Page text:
I started at the corner of Broadway and Fourth Street, slowly making my way to Main Street, and it didn't take long to achieve a reaction.
Walking beside the Bluegrass Beach Shop and Subway across the street from the courthouse, I encountered two women. In doing so, I minded my business, shuffling along with my sign.
But then I attempted to make eye contact with the first woman.
Nothing. She quickly ran into Subway.
A second woman, with whom I also attempted to make a human connection, darted past, never acknowledging my presence.
The two encounters - or non-encounters, as it were - helped me get deeper into character. My spirits dropped and I felt like somehow I was not worthy of being recognized as a living, breathing person.
Bummed out, I sat down at the Community Arts Center on the corner of Fourth and Main Street. Eyes focused on the ground in front of me, I placed my sign in plain view and waited.
Dozens of shoes shuffled past, and I noticed the feet moved a little more quickly when they shot by me.
But then a voice broke the silence of indifference.
"Brother, I'll buy your lunch," a man called out from a group of passing Danville firefighters.
Though surprised and caught off guard by the offer, I explained to the man I was OK. But the fact someone reached out to me was something new, and it felt good.
Next, I attempted to circle around the intersection at Fourth and Main. Despite clearly obeying all of the traffic lights, I found cars and trucks whizzed by me with absolutely no regard for my presence.
The drivers acted as though I wasn't even there, and as if striking a homeless man would not have counted as hitting a person.
On Main Street, a driver stopping to offer me a bag of Chex Mix provided a nice interruption from the number of store and business patrons staring at me from behind windows.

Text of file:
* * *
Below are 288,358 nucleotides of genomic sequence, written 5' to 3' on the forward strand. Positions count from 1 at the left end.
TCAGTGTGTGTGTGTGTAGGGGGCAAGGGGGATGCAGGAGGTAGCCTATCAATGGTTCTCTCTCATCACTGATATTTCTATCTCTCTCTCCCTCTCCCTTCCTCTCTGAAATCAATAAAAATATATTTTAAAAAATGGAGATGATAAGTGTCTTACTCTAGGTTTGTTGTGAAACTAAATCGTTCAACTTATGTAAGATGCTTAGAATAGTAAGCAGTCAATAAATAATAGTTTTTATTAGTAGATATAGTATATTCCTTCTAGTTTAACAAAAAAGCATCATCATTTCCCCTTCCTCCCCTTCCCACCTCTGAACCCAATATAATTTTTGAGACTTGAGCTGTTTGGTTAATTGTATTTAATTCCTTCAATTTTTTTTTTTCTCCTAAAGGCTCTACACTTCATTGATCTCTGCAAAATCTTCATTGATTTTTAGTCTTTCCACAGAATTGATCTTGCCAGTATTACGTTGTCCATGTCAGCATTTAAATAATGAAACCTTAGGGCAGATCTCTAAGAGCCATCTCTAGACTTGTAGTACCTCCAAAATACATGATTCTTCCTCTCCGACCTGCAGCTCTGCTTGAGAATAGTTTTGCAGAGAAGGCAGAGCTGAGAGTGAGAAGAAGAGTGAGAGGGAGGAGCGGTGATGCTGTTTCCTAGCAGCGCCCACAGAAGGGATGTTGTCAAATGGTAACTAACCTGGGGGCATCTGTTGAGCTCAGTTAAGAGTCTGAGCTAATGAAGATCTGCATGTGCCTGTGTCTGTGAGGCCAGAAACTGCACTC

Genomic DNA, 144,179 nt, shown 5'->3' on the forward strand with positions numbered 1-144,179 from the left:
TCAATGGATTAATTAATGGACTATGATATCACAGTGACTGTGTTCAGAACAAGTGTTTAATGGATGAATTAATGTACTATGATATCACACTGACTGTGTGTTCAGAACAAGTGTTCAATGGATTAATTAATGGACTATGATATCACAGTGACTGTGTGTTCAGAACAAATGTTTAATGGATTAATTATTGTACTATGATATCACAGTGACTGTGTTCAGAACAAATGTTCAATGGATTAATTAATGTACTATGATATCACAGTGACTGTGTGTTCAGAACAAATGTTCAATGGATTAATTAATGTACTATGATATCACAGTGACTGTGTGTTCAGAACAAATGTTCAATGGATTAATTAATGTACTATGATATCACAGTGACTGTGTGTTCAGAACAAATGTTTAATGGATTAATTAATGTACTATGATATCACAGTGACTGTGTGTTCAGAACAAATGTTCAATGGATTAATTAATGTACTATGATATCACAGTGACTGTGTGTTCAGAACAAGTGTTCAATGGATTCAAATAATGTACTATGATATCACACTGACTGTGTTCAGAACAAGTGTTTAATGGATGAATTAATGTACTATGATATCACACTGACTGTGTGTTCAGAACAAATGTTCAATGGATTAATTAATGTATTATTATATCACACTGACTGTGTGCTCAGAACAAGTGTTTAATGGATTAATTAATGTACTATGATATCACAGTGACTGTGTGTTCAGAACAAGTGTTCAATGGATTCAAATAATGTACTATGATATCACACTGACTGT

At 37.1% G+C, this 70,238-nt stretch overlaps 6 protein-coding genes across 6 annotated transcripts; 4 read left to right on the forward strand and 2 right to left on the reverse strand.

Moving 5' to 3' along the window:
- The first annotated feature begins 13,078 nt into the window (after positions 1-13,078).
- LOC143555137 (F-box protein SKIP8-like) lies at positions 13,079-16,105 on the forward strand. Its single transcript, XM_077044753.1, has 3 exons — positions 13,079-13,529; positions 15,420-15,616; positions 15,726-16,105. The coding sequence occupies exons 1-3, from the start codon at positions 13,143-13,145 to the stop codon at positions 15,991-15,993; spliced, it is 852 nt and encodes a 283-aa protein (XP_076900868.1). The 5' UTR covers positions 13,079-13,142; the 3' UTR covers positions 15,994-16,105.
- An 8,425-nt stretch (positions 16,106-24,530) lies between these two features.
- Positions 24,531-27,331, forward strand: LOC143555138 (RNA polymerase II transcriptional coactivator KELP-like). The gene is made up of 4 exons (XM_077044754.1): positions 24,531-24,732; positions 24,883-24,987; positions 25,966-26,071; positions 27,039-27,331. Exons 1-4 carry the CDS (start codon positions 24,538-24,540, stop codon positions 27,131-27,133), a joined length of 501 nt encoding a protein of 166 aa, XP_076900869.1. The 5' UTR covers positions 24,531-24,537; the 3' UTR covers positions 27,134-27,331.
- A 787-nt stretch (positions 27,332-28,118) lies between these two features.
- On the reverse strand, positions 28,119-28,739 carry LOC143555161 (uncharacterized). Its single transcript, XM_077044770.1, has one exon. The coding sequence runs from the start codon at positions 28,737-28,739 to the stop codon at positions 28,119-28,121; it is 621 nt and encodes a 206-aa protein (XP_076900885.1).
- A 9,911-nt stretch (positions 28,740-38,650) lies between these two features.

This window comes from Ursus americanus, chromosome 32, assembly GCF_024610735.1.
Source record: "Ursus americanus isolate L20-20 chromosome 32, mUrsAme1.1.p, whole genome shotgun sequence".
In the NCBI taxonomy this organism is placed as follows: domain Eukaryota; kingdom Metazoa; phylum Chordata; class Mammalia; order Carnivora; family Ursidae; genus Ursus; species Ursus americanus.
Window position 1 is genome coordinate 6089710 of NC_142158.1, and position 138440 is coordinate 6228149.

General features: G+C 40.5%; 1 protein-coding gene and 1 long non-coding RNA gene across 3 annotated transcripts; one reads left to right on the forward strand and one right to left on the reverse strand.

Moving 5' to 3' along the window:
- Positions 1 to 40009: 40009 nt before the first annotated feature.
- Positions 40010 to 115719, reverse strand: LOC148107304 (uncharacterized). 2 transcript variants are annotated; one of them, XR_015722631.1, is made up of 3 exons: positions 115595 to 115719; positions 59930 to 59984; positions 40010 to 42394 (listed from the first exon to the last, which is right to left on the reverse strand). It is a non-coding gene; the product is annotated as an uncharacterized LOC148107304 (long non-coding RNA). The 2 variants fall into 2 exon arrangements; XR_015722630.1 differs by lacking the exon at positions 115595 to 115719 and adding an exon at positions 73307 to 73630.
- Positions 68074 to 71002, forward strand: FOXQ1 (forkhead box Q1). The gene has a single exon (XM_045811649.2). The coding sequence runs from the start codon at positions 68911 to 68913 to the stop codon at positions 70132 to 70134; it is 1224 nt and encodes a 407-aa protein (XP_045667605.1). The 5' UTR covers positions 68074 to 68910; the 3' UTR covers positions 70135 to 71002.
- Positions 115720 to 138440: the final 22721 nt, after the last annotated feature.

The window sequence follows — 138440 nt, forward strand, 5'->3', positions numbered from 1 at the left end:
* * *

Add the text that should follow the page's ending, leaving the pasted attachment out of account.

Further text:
Again, the offer of help was nice.
Being seen and not seen
For the better part of the next hour, I continued shuffling up and down Main Street, and one by one, new people shot past me with additional spring in their step.
Some of the faces with their eyes fixated on the ground belonged to people I've known much of my life. If they looked directly at me, I would have been recognized, but given my socially unacceptable appearance, they didn't bother.
Two of the most disheartening displays happened back-to-back. On Main Street, two women about 30 feet in front of me whispered as I walked behind them. They turned and shot a mean look in my direction before jaywalking to the opposite side of the street. It was as though I wasn't worthy to share a public sidewalk.
Even worse, I faked a fall in front of the Hub as a row of patrons sat at the window watching. No one came to offer help. They only stared from the window.
I scuttled about feeling genuinely dejected. As a person who typically wears his heart on his sleeve, I couldn't fathom how human beings could treat one of their own in such a callous, uncaring manner.
But then it's amazing what the smallest gesture can do to someone's spirits.
"Excuse me, sir?" I heard as I continued to make one final lap down Main Street.
"Sir?" said the voice at a high pitch.
I used one of my hands to clear the black wig hair from my face. I looked up - for the first time in a while - to see a boy, about 10 years old, staring at me, with equal parts nervousness and concern.
He handed me something in a brown wrapper, and when I grasped the roll, I realized it was a pack of crackers.
"Hope you like it," he said.
And for the first time in nearly an hour, I mustered a smile.
The boy ran off, presumably to be reunited with a parent, while I headed back to my starting point, calling it a day on my interesting view of society.
Looking back, I realize that it's possible several of the people I encountered didn't buy that I was homeless and just thought my outfit and attitude were socially unacceptable.
Even though it lasted only about two hours, the experiment changed me. It gave me a deeper appreciation for small acts of kindness and challenged me to open up my perspective to be more knowledgeable and aware of those around me, especially those less fortunate.